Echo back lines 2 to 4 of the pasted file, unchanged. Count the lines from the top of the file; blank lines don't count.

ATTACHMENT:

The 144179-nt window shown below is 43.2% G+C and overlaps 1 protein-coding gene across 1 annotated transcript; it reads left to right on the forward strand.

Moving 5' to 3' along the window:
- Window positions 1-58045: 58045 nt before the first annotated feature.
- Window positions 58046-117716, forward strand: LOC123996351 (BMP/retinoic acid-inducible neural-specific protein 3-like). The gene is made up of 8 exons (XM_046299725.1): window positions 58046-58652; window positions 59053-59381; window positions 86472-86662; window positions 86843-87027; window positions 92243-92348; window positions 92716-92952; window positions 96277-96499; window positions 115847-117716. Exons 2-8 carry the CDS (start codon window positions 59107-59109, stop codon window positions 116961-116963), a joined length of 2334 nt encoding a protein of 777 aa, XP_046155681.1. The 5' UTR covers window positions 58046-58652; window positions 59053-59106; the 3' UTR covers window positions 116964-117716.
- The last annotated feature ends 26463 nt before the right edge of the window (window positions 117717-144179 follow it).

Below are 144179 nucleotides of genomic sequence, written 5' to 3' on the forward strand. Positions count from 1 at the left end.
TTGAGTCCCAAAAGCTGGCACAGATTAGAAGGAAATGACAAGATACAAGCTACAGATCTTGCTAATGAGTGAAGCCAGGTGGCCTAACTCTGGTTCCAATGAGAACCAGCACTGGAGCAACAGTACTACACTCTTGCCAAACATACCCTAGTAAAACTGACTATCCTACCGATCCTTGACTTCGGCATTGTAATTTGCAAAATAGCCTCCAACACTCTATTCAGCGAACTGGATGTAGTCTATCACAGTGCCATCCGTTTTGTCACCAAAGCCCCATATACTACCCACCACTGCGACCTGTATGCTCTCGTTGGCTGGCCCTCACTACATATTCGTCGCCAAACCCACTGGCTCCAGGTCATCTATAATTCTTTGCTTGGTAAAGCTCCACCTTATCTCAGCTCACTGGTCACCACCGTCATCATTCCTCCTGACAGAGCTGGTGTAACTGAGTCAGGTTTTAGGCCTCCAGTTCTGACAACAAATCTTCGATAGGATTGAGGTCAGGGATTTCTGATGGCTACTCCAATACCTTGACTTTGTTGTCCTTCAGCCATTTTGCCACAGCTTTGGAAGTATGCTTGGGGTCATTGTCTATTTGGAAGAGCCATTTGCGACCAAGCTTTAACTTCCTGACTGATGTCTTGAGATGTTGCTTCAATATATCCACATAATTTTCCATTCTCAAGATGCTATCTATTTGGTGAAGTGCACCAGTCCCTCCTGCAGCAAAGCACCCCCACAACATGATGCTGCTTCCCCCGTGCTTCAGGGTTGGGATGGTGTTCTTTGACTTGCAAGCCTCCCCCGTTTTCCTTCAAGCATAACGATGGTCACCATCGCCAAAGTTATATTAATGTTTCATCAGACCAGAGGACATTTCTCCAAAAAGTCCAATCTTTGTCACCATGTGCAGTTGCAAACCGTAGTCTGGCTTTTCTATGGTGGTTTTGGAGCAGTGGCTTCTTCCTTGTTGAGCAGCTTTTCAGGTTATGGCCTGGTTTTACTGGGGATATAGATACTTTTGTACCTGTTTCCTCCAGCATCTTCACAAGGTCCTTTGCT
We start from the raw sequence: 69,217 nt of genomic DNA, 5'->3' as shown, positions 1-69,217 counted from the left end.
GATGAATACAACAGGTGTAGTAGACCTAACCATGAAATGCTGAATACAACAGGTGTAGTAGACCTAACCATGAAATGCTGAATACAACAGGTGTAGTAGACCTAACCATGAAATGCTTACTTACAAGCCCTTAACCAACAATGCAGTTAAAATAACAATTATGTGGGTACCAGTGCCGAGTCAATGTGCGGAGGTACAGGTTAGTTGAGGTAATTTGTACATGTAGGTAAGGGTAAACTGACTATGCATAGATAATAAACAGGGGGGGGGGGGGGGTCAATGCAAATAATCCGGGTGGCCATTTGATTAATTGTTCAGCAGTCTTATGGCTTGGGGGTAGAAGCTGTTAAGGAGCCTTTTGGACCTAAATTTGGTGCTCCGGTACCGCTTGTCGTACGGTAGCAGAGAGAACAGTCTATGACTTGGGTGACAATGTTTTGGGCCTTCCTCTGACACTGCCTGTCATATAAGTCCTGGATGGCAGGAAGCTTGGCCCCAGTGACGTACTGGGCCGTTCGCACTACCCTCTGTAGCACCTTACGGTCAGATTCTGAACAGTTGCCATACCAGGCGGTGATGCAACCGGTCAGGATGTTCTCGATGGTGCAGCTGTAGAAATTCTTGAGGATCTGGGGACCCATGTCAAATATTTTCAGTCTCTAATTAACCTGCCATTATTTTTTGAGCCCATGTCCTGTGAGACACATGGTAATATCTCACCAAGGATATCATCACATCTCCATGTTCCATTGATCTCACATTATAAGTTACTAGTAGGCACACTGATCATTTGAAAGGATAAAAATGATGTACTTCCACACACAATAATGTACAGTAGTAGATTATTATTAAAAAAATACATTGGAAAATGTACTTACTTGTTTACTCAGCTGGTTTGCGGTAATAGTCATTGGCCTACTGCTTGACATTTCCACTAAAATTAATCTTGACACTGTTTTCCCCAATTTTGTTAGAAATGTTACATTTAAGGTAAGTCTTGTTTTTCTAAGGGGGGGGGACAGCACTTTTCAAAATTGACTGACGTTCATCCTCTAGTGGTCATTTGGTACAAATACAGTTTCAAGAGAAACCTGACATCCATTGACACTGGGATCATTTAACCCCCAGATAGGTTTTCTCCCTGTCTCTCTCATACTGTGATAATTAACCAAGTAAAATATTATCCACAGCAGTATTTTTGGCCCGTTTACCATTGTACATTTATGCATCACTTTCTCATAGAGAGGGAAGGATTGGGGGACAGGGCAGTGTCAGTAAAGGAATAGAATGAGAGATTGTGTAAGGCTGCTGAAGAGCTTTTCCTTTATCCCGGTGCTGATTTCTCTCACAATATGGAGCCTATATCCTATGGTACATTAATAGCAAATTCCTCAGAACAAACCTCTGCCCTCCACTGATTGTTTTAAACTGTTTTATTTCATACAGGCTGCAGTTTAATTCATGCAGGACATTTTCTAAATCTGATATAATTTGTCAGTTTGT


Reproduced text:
Moving 5' to 3' along the window:
- Window positions 1-58045: 58045 nt before the first annotated feature.
- Window positions 58046-117716, forward strand: LOC123996351 (BMP/retinoic acid-inducible neural-specific protein 3-like). The gene is made up of 8 exons (XM_046299725.1): window positions 58046-58652; window positions 59053-59381; window positions 86472-86662; window positions 86843-87027; window positions 92243-92348; window positions 92716-92952; window positions 96277-96499; window positions 115847-117716. Exons 2-8 carry the CDS (start codon window positions 59107-59109, stop codon window positions 116961-116963), a joined length of 2334 nt encoding a protein of 777 aa, XP_046155681.1. The 5' UTR covers window positions 58046-58652; window positions 59053-59106; the 3' UTR covers window positions 116964-117716.